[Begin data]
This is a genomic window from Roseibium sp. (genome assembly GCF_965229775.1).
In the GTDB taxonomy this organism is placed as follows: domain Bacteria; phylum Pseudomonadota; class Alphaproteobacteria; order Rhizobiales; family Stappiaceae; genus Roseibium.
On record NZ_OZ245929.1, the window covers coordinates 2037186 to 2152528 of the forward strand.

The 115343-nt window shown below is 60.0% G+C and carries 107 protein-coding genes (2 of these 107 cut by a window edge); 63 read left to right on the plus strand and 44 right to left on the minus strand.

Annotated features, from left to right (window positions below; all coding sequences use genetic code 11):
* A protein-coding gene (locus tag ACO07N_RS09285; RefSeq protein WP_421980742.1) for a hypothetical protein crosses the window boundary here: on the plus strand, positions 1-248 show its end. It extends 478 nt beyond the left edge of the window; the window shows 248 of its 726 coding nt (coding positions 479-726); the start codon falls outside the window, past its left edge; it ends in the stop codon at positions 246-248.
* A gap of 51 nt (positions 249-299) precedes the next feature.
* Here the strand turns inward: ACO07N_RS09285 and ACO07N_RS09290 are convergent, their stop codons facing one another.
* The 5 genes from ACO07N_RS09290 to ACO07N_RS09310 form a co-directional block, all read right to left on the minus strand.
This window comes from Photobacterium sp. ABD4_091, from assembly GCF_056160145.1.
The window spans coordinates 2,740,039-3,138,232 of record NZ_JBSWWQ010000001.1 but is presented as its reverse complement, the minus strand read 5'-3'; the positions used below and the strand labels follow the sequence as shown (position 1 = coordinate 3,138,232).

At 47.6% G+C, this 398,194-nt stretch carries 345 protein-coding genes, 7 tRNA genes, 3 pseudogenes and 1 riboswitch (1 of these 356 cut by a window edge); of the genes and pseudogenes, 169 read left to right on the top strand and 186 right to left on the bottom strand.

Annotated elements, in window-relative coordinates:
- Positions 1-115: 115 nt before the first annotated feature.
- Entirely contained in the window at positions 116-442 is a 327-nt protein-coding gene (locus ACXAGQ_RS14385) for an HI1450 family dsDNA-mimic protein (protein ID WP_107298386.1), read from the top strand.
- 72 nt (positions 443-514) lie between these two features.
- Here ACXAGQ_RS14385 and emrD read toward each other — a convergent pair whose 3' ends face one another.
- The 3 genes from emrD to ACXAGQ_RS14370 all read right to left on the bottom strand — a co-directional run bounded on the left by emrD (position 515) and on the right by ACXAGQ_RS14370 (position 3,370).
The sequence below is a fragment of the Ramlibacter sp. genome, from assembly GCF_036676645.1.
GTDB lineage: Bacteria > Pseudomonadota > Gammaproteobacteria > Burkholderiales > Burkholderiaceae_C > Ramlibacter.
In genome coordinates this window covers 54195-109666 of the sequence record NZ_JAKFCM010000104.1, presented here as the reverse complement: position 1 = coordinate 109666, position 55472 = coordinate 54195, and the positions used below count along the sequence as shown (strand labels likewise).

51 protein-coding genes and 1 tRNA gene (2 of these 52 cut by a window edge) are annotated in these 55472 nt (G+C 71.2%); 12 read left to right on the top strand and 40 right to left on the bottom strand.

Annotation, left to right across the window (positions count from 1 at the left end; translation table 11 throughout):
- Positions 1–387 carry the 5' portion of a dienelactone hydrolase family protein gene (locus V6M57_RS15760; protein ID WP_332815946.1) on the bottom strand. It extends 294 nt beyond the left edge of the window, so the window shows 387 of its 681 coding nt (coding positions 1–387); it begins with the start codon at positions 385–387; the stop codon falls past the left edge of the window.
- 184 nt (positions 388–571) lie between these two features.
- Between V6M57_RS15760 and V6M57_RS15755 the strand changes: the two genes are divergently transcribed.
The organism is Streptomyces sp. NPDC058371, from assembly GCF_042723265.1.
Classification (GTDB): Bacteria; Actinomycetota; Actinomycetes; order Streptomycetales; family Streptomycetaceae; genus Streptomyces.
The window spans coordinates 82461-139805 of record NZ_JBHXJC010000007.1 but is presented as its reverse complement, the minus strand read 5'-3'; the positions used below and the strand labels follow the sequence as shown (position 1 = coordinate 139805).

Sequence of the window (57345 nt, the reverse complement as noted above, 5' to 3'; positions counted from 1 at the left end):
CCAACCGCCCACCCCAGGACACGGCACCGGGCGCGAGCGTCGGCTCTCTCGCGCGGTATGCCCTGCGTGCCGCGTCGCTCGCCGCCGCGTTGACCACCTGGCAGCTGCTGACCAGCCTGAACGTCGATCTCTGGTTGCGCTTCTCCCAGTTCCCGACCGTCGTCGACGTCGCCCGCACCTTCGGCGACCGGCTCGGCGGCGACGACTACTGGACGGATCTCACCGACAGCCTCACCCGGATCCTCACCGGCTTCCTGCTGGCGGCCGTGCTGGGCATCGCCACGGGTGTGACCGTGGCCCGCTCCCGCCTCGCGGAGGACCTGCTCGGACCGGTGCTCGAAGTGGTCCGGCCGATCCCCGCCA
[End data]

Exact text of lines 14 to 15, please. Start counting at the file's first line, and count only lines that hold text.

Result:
- Positions 1-115: 115 nt before the first annotated feature.
- Entirely contained in the window at positions 116-442 is a 327-nt protein-coding gene (locus ACXAGQ_RS14385) for an HI1450 family dsDNA-mimic protein (protein ID WP_107298386.1), read from the top strand.